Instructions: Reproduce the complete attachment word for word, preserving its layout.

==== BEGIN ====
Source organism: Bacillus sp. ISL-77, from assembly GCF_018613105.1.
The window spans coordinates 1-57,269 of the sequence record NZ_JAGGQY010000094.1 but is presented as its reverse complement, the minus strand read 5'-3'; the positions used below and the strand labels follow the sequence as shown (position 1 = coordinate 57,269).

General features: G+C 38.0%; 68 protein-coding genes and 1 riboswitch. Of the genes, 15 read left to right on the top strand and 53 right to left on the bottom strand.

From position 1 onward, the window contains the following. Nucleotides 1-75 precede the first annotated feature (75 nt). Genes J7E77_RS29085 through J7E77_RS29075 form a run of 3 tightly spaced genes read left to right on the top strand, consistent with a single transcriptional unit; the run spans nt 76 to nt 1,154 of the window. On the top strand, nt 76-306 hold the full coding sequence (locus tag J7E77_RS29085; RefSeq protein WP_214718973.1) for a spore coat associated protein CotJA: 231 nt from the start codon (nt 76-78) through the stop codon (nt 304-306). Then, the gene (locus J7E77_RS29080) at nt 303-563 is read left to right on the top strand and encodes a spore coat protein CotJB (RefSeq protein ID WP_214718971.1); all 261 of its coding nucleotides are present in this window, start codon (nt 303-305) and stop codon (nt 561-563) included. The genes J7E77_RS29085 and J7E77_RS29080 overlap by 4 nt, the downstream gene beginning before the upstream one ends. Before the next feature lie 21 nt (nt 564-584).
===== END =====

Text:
Source organism: Bacillus sp. ISL-77, from assembly GCF_018613105.1.
The window spans coordinates 1-57,269 of the sequence record NZ_JAGGQY010000094.1 but is presented as its reverse complement, the minus strand read 5'-3'; the positions used below and the strand labels follow the sequence as shown (position 1 = coordinate 57,269).

General features: G+C 38.0%; 68 protein-coding genes and 1 riboswitch. Of the genes, 15 read left to right on the top strand and 53 right to left on the bottom strand.

From position 1 onward, the window contains the following. Nucleotides 1-75 precede the first annotated feature (75 nt). Genes J7E77_RS29085 through J7E77_RS29075 form a run of 3 tightly spaced genes read left to right on the top strand, consistent with a single transcriptional unit; the run spans nt 76 to nt 1,154 of the window. On the top strand, nt 76-306 hold the full coding sequence (locus tag J7E77_RS29085; RefSeq protein WP_214718973.1) for a spore coat associated protein CotJA: 231 nt from the start codon (nt 76-78) through the stop codon (nt 304-306). Then, the gene (locus J7E77_RS29080) at nt 303-563 is read left to right on the top strand and encodes a spore coat protein CotJB (RefSeq protein ID WP_214718971.1); all 261 of its coding nucleotides are present in this window, start codon (nt 303-305) and stop codon (nt 561-563) included. The genes J7E77_RS29085 and J7E77_RS29080 overlap by 4 nt, the downstream gene beginning before the upstream one ends. Before the next feature lie 21 nt (nt 564-584).